From here, we have some pseudo-mathematical descriptions of methods we will use to mutate our initial sequence and its descendants so that they can undergo natural selection against each other.  These mutations include signal-base mutations, engram-base mutations, and sequence-base mutations; basically, each type of mutation affects the type of object for which it is named.  So signal-base mutations affect signals themselves; this means that their properties, namely frequency, amplitude, and phase shift (as seen in the ordered triplet defined above) are fundamentally altered.  Examples of some engram-base mutations include insertion (where a signal is added to an engram), deletion (the opposite of insertion), propagation (where a signal replicates and spreads to nearby engrams), and nondisjunction (where a signal is moved from one engram to an adjacent one).  Sequence base mutations involve adding engrams, deleting them, moving them around, or inverting the order of some partition of engrams.

The plan is to start with a single waveform - that's to say, a single signal with some defined parameters which is the lone signal in a lone engram in a lone sequence - and then let it "reproduce" via fusion where both of its children are run through mutation engines.  The population will then be played for human observers who will rate each sequence according to its relative beauty, and the most favored sequences will have more chances to reproduce (just like in natural selection).

Perhaps in a year or so I'll have my hands on a pretty awesome song I can market.  Sherwin and I are willing to take investment money right now in return for a percentage of the profit we make off of our world-famous scores of the future.  Donations can be made via hard cash or checks, or in some material form that's useful to us (like servers, Star Trek episodes, dice, coffee, swords, or other useful stuff).


a not immediately pertinent dilemma

So a few weeks ago I decided to pick up a double major in math (in addition to physics, my current/primary major).  I emailed my adviser about it and she said she thought it looked like a good idea, but today I went and talked to her; partially, just to talk.

That was the beginning of my little pre-life crisis.  We talked a bit, and she suggested a few different options for my undergraduate career:

  1. Follow my current plan; double major in math and physics.
  2. Major in Physics and graduate in 3 years.
  3. Major in Physics, graduate in 4 years, and - as a result - have a light course load, allowing me to do lots of research.
  4. Become an economist instead of physicist - it pays way better, has way more job options, and is still mathematics-based, so I'd enjoy it.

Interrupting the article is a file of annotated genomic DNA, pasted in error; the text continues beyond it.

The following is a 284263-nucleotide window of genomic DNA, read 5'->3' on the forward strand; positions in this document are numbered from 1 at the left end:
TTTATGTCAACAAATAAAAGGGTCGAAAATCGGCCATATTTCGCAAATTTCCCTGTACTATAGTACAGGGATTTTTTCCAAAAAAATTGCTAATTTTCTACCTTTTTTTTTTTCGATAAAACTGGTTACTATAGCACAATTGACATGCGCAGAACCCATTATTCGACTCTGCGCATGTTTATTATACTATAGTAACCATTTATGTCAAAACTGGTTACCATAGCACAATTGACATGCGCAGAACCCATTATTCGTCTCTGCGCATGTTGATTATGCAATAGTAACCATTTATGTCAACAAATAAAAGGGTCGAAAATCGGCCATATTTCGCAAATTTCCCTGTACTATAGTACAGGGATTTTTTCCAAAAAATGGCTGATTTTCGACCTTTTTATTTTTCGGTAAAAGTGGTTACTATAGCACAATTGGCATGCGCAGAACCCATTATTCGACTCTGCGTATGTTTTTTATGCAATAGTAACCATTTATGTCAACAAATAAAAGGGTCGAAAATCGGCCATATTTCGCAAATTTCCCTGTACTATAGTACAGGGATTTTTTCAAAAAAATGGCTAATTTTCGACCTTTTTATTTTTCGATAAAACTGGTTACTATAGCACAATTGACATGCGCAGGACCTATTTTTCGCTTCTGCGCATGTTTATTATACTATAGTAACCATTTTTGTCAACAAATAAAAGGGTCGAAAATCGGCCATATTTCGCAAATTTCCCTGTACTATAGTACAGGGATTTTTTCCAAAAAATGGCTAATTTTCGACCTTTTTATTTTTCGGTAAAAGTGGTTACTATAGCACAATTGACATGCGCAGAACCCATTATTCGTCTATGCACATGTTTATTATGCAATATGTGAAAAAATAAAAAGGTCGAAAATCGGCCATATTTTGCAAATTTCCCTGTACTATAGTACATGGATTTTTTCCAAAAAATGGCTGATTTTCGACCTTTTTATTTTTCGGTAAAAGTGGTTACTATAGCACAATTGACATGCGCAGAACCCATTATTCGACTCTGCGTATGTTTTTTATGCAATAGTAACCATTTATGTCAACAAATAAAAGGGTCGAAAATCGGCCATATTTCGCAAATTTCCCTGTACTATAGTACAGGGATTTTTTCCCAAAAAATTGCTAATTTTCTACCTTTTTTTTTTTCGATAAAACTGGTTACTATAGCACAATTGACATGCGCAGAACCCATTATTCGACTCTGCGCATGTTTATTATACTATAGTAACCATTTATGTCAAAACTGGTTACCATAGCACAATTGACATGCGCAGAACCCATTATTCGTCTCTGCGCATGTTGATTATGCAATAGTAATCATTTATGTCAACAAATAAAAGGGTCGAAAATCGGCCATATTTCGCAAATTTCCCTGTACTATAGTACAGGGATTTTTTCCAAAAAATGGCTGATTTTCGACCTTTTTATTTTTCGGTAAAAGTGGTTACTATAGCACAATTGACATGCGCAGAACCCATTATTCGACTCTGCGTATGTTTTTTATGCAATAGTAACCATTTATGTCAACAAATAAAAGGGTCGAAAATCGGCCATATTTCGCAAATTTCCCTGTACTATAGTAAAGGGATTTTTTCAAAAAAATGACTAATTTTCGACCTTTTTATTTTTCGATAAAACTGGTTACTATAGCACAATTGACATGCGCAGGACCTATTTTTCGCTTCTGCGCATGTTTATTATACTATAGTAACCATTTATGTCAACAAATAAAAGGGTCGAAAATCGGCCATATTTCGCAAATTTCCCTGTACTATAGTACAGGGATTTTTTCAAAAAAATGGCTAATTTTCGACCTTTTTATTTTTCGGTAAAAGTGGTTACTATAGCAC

Karen later suggested that I consider Law school.

What do I do?  The worse part is that Dr. Marinesque actually gave some pretty good reasons for not being a physicist - which is doubly disturbing, seeing as how she's a physicist.  I guess it seems like such a different profession, since we learn about the glorified scientists of Bell Labs and in government research programs and such.  It turns out that, today, employment rate for physicists in industry is effectively zero, because nobody does any fundamental research anymore.  National Labs (under DoE) does virtually no research either; there is no market for physicists.

So where do you get hired (currently) as a physicist?  Academia.  And she said that there are 20 to 30 jobs available worldwide per year.

Now, having checked Wikipedia as I write this, I see that she kinda tricked me.  Sure, no physicists are hired... to be theorists and researchers.  But as I had predicted, physicists are hired in lots of fields where either a general knowledge of science (or just proof that one is an intelligent person) is needed, so I feel kinda better.   It was still disturbing, though.

One thing she suggested was that, since I like math, that I become an economist.  She cited that:
  1. Economists are very well paid
  2. Economists are very much wanted industry/the economy
  3. I could have an awesome, rich, happy life
But I'm really feeling the physics/math thing, to be honest.  Oh, and Karen suggested that I go to law school, which I wouldn't say no to, but that I probably wouldn't say yes to.

You know, I just feel like I'm fooling myself into a romanticized life that'll end up being a huge failure, eh?  I don't want that.  I want to be successful in whatever I end up doing, so I can live comfortably, support my family.

Perhaps most importantly - and this, I think, is what's the core of my being worried - I want to have time in my life to do what I want.  Namely, besides my work responsibilities, I want to have time with my family, I want time to do cool projects with poetry and coding and music, and I really, really want to keep doing martial arts.  Like, for the rest of my life.

I mean, I tell people this, but I don't think they take me seriously: I would be really happy opening a kung fu studio.  It would make me happy, it would be profitable if I did well with it from a business perspective, et cetera.  I would love to do it.  But the strange, invisible pressures of society tell me that I can't do that.  Something forces me to think that by getting a college education, especially in a science, and then applying that knowledge to the "real" world, I'm a better person.

*sigh* @ being mildly depressed.